- Not to be confused with the Patañjali who was the author of the Yoga sutras.
- Lord Arjuna takes a "vow of eunuchism" to live as the third sex for a year: "O lord of the Earth, I will declare myself as one of the neuter sex. O monarch, it is, indeed difficult to hide the marks of the bowstring on my arms. I will, however, cover both my cicatrized arms with bangles. Wearing brilliant rings on my ears and conch-bangles on my wrists and causing a braid to hang down from my head, I shall, O king, appear as one of the third sex, Vrihannala by name. And living as a female I shall (always) entertain the king and the inmates of the inner apartments by reciting stories. And, O king, I shall also instruct the women of Virata's palace in singing and delightful modes of dancing and in musical instruments of diverse kinds. And I shall also recite the various excellent acts of men..." Mahabharata (Virata-parva), Translated by Ganguli, Kisari Mohan. Project Gutenberg.
- Gyatso, J. (2003). "One Plus One Makes Three: Buddhist Gender, Monasticism, and the Law of the Non-Excluded Middle". History of Religions. 43 (2): 89–115. doi:10.1086/423006. JSTOR 3176712.
- Non-normative Sex/Gender Categories in the Theravada Buddhist Scriptures, compiled by Peter A. Jackson; quote: "it appears that among the early Buddhist communities men who engaged in receptive anal sex were seen as feminized and thought to be hermaphrodites. In contrast, men who engaged in oral sex were not seen as crossing sex/gender boundaries, but rather as engaging in abnormal sexual practices without threatening their masculine gendered existence."
- "The Internet Classics Archive – Symposium by Plato". classics.mit.edu.
- Jackson, Peter A. (1995) Kathoey: The third sex. In Jackson, P., "Dear Uncle Go: Male homosexuality in Thailand." Bangkok, Thailand: Bua Luang Books
See also: Peltier, Anatole-Roger (1991). Pathamamulamuli: The Origin of the World in the Lan Na Tradition. Chiang Mai, Thailand: Silkworm Books. The Yuan creation myth in the book is from Pathamamulamuli, an antique Buddhist palmleaf manuscript. Its translator, Anatole-Roger Peltier, believes that this story is based on an oral tradition which is over five hundred years old. Text online.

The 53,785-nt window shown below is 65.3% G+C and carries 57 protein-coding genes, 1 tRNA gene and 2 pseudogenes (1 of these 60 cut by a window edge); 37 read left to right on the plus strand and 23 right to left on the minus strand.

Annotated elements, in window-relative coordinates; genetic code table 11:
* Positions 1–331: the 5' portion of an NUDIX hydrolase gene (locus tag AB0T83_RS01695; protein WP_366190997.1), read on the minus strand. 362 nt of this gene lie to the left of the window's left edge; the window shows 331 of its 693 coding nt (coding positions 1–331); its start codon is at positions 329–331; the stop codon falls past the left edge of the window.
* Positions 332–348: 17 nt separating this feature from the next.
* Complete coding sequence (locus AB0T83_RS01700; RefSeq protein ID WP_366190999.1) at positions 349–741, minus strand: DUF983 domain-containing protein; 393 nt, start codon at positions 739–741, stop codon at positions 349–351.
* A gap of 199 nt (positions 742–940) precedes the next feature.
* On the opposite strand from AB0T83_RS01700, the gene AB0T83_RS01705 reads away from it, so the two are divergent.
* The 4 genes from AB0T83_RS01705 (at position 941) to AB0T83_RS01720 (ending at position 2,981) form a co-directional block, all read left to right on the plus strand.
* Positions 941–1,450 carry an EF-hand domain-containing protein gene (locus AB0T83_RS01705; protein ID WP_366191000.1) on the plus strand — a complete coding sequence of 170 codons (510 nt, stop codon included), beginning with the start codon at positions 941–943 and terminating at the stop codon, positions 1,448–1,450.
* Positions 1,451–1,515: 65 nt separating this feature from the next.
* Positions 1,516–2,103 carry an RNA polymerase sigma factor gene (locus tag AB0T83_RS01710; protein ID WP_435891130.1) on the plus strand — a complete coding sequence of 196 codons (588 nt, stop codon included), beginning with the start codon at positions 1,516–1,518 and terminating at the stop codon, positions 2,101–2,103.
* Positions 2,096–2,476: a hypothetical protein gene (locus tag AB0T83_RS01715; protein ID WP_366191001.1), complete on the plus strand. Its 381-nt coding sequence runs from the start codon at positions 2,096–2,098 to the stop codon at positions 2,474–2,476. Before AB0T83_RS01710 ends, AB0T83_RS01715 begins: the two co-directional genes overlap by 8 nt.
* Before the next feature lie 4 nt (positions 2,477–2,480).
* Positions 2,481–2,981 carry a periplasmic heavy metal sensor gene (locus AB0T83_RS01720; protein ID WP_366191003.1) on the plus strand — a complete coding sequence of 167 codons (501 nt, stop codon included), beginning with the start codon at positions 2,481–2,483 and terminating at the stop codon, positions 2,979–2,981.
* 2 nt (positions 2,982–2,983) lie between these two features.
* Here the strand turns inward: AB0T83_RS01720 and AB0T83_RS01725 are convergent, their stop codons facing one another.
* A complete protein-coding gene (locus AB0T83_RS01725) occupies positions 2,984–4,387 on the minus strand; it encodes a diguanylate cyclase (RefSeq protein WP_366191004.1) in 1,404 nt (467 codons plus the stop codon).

- S. Tougher, ed., (2001) Eunuchs in Antiquity and Beyond (London: Duckworth Publishing, 2001).
Ringrose, Kathryn M. (2003). The Perfect Servant: Eunuchs and the Social Construction of Gender in Byzantium. Chicago: University of Chicago Press. 2003.
- Historia Augusta, Severus Alexander xxiii.7.
- Valerius Maximus, (7.7.6).
- Hester, J. David (2005). "Eunuchs and the Postgender Jesus: Matthew 19:12 and Transgressive Sexualities" (PDF). Journal for the Study of the New Testament. 28 (1): 13–40. doi:10.1177/0142064X05057772. Retrieved 2 April 2011.
- Note: There is some controversy in this statement as in context, spado, which in most cases means eunuch, is generally translated as virgin as in here and a fuller explanation can be found here . Tertullian, On Monogamy, 3: "...He stands before you, if you are willing to copy him, as a voluntary spado (eunuch) in the flesh." And elsewhere: "The Lord Himself opened the kingdom of heaven to eunuchs and He Himself lived as a eunuch. The apostle [Paul] also, following His example, made himself a eunuch..."
- Tertullian, Ad nationes, 1.20.4. Text online.
- e.g. "Both sexes are displeasing to her holiness, so [the gallus] keeps a middle gender (medium genus) between the others." Prudentius, Peristephanon, 10.1071-3
-  Classic Jewish terms for Gender Diversity
-  Gender Diversity in Halakha
- Looper, Matthew G. (2001). Ancient Maya Women-Men (and Men-Women): Classic Rulers and the Third Gender, In: "Ancient Maya Women", ed. Traci Ardren. Walnut Creek, California: Alta Mira, 2001.